Sivut kuvina

solum, ejus est usque ad cœlum, is the maxim of the law, upwards; therefore no man may erect any building, or the like, to overhang another's land: and, downwards, whatever is in a direct line between the surface of any land and the center of the earth, belongs to the owner of the surface; as is every day's experience in the mining countries. So that the word "land" includes not only the face of the earth, but everything under it, or over it. And therefore if a man grants all his lands, he grants thereby all his mines of metal and other fossils, his woods, his waters, and his houses, as well as his fields and meadows. Not but the particular names of the things are [19] equally sufficient to pass them, except in the instance of water; by a grant of which, nothing passes but a right of fishing; ¶ but the capital distinction is this; that by the name of a castle, messuage, toft, croft, or the like, nothing else will pass, except what falls with the utmost propriety under the term made use of; but by the name of land, which is nomen generalissimum, everything terrestrial will pass.h


g Co. Litt. 4.

h Ibid. 4, 5, 6.

- Quoted, 4 Colo. 114; but under Act of Congress of July 26, 1866, this rule does not apply to lode mining claim.

- Quoted, 33 Ind. 403; 5 Heisk. 479. Cited, 9 Conn. 378; 23 Am. Dec. 362; 8 Ired. 284; 49 Am. Dec. 381; 2 Pa. St. 128.

- Quoted, 73 Ill. 409; 3 Dev. 390. Cited as to minerals, 6 Wis. 348; 68 Wis. 352.

Contra, 2 N. H. 255, 259. Cited, 8 Conn. 374; 23 Am. Dec. 362; 1 Wend. 255; 19 Am. Dec. 496; 12 N. J. Eq. 552.

**Cited as to crops, 1 Denio, 554; as to trees, 48 N. Y. 203; as to buildings, 8 Conn. 384; 23 Am. Dec. 362; 1 Har. (N. J.) 213; 31 Am. Dec. 235; 1 W. Va. 120; generally, 10 Mass. 325; 43 Md. 347; 33 Miss. 464.


(7) Things real are such as are permanent, fixed, and immovable. . . . things personal are goods, money, and all other movables, page 16.

Is the distinction between real and personal property a natural and essential one, or is it merely the creature of positive law? Mr. Austin (Lectures on Jurisprudence, I. 59, 60) and some other recent writers take the latter view, and even call it "needless and accidental." But it is evident that property in land differs from any other kind of property. It is the control of a certain portion of the earth's surface (or of the nation's territory) without reference to the physical substance occupying the space. We may remove the buildings, the soil itself, the strata under the soil, and they cease to be real property and become personal. But the space itself remains, and is still our close. We cannot remove or change it. We cannot destroy it as we can all other property. However complete our ownership may be by the law, nature has fixed limits to it that belong to no other kind of property. Moreover real property must necessarily be held subject to the rights of the state. Every nation must for its own existence as such have a territory and be lord paramount of that territory. Each individual proprietor must hold all his rights subject to the rights of the state: for it is on the power of the state to maintain its own territorial existence that his title depends. (United States v. Repentigny, 5 Wall. 211.)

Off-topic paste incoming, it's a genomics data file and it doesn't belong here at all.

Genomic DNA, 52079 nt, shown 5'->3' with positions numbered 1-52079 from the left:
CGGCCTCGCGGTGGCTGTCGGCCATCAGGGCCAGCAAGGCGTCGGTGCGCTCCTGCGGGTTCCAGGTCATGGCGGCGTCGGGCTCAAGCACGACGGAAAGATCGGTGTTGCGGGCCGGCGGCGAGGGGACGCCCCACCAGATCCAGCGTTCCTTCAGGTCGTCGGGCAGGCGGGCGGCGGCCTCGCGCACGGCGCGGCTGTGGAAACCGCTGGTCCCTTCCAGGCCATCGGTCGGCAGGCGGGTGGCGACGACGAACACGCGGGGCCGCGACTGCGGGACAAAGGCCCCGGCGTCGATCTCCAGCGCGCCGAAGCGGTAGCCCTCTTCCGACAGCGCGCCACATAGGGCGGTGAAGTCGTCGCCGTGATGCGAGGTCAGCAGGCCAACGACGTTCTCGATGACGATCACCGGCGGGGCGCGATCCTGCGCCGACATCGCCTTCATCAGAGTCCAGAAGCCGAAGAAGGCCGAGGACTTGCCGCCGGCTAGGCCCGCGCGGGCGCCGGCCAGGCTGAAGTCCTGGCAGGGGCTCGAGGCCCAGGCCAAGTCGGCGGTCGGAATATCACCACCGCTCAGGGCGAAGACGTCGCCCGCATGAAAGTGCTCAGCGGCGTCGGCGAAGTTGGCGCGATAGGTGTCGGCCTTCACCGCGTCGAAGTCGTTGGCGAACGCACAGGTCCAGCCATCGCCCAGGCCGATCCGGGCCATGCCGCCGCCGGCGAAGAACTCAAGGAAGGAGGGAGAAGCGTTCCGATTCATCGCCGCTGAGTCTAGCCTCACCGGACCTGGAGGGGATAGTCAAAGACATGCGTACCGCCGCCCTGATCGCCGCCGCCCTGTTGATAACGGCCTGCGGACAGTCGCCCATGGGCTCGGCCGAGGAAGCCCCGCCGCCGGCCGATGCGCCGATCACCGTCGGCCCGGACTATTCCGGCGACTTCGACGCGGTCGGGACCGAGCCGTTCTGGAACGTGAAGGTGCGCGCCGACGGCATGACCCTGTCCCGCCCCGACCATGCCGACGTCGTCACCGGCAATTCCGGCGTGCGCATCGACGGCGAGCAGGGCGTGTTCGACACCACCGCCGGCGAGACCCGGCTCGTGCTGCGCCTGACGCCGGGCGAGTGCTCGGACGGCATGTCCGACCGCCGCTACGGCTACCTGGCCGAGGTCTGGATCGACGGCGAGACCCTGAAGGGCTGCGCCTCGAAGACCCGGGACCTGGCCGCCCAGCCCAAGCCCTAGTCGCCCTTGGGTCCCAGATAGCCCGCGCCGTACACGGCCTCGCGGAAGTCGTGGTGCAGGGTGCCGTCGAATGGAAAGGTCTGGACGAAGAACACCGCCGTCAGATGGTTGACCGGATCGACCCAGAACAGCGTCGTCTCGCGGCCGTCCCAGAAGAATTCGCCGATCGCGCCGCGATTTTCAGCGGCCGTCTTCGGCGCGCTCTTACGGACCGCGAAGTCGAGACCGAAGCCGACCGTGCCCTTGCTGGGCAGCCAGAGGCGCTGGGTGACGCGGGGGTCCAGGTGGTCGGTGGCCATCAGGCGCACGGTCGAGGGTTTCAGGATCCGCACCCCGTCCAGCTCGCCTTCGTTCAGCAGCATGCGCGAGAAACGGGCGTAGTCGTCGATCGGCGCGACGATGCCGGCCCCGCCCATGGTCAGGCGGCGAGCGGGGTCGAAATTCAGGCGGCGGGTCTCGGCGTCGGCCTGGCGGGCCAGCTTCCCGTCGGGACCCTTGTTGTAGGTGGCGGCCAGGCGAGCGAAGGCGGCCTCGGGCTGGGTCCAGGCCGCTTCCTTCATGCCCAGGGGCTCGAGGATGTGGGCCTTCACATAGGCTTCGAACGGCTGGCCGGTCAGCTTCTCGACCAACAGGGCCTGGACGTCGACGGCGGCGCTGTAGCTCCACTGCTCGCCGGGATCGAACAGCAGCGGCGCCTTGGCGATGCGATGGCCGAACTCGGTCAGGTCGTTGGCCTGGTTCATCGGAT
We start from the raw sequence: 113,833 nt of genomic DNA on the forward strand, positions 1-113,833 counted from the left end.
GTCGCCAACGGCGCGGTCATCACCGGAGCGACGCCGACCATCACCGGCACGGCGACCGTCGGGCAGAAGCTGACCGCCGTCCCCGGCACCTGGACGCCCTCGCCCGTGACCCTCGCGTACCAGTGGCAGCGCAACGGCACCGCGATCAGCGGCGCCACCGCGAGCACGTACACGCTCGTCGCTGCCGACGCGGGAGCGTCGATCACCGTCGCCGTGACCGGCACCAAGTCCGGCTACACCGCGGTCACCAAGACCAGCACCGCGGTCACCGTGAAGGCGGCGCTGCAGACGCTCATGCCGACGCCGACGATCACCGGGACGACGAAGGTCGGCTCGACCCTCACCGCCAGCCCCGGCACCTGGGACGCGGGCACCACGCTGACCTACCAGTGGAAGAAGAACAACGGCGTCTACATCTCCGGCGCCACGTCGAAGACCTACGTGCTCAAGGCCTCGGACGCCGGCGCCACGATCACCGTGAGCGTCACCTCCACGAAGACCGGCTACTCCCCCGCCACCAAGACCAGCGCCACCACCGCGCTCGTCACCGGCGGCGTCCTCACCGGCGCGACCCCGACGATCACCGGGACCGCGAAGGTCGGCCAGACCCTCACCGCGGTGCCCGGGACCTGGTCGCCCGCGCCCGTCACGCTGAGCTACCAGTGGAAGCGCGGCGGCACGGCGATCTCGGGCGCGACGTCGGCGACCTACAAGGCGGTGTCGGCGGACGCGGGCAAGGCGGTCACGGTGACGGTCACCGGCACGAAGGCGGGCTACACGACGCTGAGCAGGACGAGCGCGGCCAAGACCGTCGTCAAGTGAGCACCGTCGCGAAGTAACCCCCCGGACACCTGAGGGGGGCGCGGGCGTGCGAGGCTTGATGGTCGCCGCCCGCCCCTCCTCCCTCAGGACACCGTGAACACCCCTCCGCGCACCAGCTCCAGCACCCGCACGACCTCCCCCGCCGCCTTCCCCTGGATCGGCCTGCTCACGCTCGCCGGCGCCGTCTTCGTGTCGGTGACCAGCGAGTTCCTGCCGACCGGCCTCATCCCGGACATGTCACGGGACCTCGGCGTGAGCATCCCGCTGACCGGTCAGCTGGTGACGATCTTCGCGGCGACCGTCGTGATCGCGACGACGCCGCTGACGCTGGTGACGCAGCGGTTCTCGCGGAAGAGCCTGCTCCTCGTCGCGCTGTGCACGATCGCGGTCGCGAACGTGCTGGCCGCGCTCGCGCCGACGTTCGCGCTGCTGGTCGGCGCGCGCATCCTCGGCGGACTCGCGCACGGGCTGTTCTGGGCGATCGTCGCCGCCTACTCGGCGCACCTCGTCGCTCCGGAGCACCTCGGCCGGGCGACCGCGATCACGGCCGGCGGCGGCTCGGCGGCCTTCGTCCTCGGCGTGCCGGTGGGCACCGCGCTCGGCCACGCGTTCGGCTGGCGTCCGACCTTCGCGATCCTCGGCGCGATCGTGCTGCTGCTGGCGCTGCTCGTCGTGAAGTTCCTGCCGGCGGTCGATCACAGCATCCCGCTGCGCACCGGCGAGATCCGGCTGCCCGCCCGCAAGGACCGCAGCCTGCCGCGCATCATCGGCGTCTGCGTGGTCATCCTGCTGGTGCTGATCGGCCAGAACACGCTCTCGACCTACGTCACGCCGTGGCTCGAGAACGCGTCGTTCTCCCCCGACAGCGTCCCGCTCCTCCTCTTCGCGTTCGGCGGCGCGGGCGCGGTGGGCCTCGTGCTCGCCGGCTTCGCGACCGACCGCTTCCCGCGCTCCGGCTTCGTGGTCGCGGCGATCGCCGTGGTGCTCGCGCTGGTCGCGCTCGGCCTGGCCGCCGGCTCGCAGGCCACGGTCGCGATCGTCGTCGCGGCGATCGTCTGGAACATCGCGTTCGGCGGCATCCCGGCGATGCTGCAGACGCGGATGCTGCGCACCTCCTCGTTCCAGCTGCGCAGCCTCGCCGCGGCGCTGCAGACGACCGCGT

In England (where out of twenty million inhabitants only thirty to thirty-five thousand own a foot of the soil, and the number is constantly diminishing, while that of the landless increases) the practical enforcement of the state's rights is fast becoming a question of intense interest, though it addresses itself more directly to legislators and economists than to practicing lawyers. Many thinking men are disposed to advocate the theory

that the state is, as a matter of necessity, the only proprietor of the soil, and that individual rights are and must always be subordinate. An able statement of this view is in an article on "The Tenure of Land." (West. Rev. July, 1864. See, also, J. S. Mill's Principles of Political Economy. Yet Mr. Mill quotes, apparently with approbation, Austin's attack "on the darkening distinction between real and personal property a distinction which has no foundation in the philosophy of law, but solely in its history, and which Austin emphatically characterizes as a cause of complexness, disorder, and darkness, which nothing but the extirpation of the distinction can thoroughly cure." [Ed. Rev. Oct. 1863, p. 226, note.] This illustrates the disregard of all connection between law and life common alike to legal and lay writers.)